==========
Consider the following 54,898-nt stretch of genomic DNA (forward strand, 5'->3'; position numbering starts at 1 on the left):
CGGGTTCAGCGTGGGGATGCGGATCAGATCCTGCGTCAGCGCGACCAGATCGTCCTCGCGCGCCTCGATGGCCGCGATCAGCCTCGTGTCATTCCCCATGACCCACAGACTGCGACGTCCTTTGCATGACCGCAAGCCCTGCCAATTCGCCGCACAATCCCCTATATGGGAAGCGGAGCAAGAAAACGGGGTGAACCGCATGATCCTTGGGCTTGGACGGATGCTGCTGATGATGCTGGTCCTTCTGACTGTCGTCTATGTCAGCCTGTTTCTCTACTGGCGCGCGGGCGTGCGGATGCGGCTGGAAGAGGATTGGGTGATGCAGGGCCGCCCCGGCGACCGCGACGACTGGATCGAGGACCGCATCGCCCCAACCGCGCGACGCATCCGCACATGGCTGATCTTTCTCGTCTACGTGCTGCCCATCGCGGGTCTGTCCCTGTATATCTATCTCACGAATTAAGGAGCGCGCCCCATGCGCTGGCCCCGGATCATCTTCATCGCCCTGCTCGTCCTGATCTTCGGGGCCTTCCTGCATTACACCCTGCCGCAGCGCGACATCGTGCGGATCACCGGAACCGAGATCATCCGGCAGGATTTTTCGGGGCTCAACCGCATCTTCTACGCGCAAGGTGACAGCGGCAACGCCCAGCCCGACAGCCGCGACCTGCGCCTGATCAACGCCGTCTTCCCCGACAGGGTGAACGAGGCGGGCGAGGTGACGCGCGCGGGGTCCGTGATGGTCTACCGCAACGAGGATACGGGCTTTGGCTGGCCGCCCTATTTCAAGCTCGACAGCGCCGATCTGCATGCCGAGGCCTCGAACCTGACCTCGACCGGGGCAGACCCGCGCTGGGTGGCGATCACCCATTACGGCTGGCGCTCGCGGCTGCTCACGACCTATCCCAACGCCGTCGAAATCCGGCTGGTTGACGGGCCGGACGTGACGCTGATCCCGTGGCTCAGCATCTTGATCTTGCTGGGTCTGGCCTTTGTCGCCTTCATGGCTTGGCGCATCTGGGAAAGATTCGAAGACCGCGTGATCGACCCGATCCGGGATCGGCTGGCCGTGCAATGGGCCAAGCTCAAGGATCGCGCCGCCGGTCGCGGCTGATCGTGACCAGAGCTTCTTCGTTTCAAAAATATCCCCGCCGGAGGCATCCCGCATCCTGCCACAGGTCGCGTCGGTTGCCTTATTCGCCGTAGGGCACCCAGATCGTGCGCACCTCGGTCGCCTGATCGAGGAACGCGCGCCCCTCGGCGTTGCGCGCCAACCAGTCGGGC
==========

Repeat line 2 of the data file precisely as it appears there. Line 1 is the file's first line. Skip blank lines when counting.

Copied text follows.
CGGGTTCAGCGTGGGGATGCGGATCAGATCCTGCGTCAGCGCGACCAGATCGTCCTCGCGCGCCTCGATGGCCGCGATCAGCCTCGTGTCATTCCCCATGACCCACAGACTGCGACGTCCTTTGCATGACCGCAAGCCCTGCCAATTCGCCGCACAATCCCCTATATGGGAAGCGGAGCAAGAAAACGGGGTGAACCGCATGATCCTTGGGCTTGGACGGATGCTGCTGATGATGCTGGTCCTTCTGACTGTCGTCTATGTCAGCCTGTTTCTCTACTGGCGCGCGGGCGTGCGGATGCGGCTGGAAGAGGATTGGGTGATGCAGGGCCGCCCCGGCGACCGCGACGACTGGATCGAGGACCGCATCGCCCCAACCGCGCGACGCATCCGCACATGGCTGATCTTTCTCGTCTACGTGCTGCCCATCGCGGGTCTGTCCCTGTATATCTATCTCACGAATTAAGGAGCGCGCCCCATGCGCTGGCCCCGGATCATCTTCATCGCCCTGCTCGTCCTGATCTTCGGGGCCTTCCTGCATTACACCCTGCCGCAGCGCGACATCGTGCGGATCACCGGAACCGAGATCATCCGGCAGGATTTTTCGGGGCTCAACCGCATCTTCTACGCGCAAGGTGACAGCGGCAACGCCCAGCCCGACAGCCGCGACCTGCGCCTGATCAACGCCGTCTTCCCCGACAGGGTGAACGAGGCGGGCGAGGTGACGCGCGCGGGGTCCGTGATGGTCTACCGCAACGAGGATACGGGCTTTGGCTGGCCGCCCTATTTCAAGCTCGACAGCGCCGATCTGCATGCCGAGGCCTCGAACCTGACCTCGACCGGGGCAGACCCGCGCTGGGTGGCGATCACCCATTACGGCTGGCGCTCGCGGCTGCTCACGACCTATCCCAACGCCGTCGAAATCCGGCTGGTTGACGGGCCGGACGTGACGCTGATCCCGTGGCTCAGCATCTTGATCTTGCTGGGTCTGGCCTTTGTCGCCTTCATGGCTTGGCGCATCTGGGAAAGATTCGAAGACCGCGTGATCGACCCGATCCGGGATCGGCTGGCCGTGCAATGGGCCAAGCTCAAGGATCGCGCCGCCGGTCGCGGCTGATCGTGACCAGAGCTTCTTCGTTTCAAAAATATCCCCGCCGGAGGCATCCCGCATCCTGCCACAGGTCGCGTCGGTTGCCTTATTCGCCGTAGGGCACCCAGATCGTGCGCACCTCGGTCGCCTGATCGAGGAACGCGCGCCCCTCGGCGTTGCGCGCCAACCAGTCGGGC